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Discussion Starter #1
My basement has outlets attached to the floor joists (overhead). I would like take off one the wood and swing one down to mount it on the cinder block wall so its easier to get at. Can it be attached directly to the wall or should it be mounted on a board attached to the wall. there is enough wire to bring it down about a foot. An electrical inspector looking at all the wiring so I'd like to do it correctly.
Thanks
Dave
 

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Union Electrician
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615 Posts
Yes, you can attach it to cinder block. Try and find a hollow part of the cinder block ( they look like a Roman Numeral 3) from above. Blast a 1/2 inch hole and toggle it right to the block. If the block is filled, you can try a tapcon. Use a shorty, the long ones tend to strip out the material and not hold. I'd think maybe a 1" or 1 1/4" will do you.
 

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Licensed Electrical Cont.
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Just use 1" Tapcon screws or plastic anchors. This way all you need is a 1/4" or 3/16" hole.
You are not hanging a 500lb cabinet.
 

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Discussion Starter #5
Bsm't outlet

Hi
Thanks for all the suggestions.. they will help. My only concern now is there any code requirement for a outlet mounted on a masonry wall it will be used for a sump pump. the cord will not reach once the pump in down in the sump hole. I don't believe I I can use an extension cord , here in new jersey anyway!

Tahnks
Dave.
 

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Chicago, IL
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Hi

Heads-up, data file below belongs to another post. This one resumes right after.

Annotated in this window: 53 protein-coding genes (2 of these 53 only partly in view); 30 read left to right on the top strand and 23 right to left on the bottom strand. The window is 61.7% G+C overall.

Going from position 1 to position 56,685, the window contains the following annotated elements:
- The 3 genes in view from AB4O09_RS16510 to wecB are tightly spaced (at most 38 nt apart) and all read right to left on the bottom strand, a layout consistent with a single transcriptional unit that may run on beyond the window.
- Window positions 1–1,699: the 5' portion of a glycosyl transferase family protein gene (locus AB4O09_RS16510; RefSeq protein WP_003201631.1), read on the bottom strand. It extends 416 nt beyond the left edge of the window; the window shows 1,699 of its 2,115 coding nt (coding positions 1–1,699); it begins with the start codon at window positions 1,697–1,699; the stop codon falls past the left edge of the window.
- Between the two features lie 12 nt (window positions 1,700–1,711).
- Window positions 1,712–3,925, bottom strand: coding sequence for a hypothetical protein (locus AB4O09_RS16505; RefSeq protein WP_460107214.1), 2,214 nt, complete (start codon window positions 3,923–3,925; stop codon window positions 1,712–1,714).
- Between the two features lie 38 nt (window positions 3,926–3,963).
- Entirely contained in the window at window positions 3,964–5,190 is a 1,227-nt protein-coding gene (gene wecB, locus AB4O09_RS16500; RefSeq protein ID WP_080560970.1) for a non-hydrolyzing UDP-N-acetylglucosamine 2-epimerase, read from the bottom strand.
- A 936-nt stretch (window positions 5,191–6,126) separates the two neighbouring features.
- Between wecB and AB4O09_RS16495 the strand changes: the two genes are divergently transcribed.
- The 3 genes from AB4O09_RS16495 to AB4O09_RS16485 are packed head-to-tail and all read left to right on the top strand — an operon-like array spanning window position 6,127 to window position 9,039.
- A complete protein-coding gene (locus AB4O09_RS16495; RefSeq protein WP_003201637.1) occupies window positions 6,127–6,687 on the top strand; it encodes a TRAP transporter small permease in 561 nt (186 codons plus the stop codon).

Thanks for all the suggestions.. they will help. My only concern now is there any code requirement for a outlet mounted on a masonry wall it will be used for a sump pump. the cord will not reach once the pump in down in the sump hole. I don't believe I I can use an extension cord , here in new jersey anyway!

Tahnks
Dave.

No extension cords per manufacturer's instructions, every one will say something like:



Also, prohibited in the NEC

Also, a Bad Idea - when I find an extension cord at a sump pump at inspections it's sometimes disconnected or clearly in danger of becoming so.

........

The 2008 NEC eliminated the GFCI exception for sump pumps in unfinished areas of basements, 120V units must now be GFCI protected

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Home Inspection: "A business with illogically high liability, slim profit margins and limited economies of scale. An incredibly diverse, multi-disciplined consulting service, delivered under difficult in-field circumstances, before a hostile audience in an impossibly short time frame, requiring the production of an extraordinarily detailed technical report, almost instantly, without benefit of research facilities or resources." - Alan Carson
 

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The sump pump should have it's own cord and plug. You can order/buy them with varying cord lengths. Just put the receptacle where it will reach. You can leave the original receptacle where it is, then branch out and install a new box and device. This will need to be on a GFCI protected circuit.
There is no issue mounting boxes to cinder block or concrete walls. It is done all the time. As mentioned above, simple concrete screws or screws and anchors will make for a solid install. I prefer the concrete screw.
No extension cord allowed. Extension cords are only allowed for temporary/limited use.
 

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The tapcons are great. If you get the kit, you get the drill bit with the screws.

You may want to consider running a dedicated branch for the sump pump, since its failure due to something else tripping the breaker could be a big problem.

Absolutely no extension cords!

FW
 
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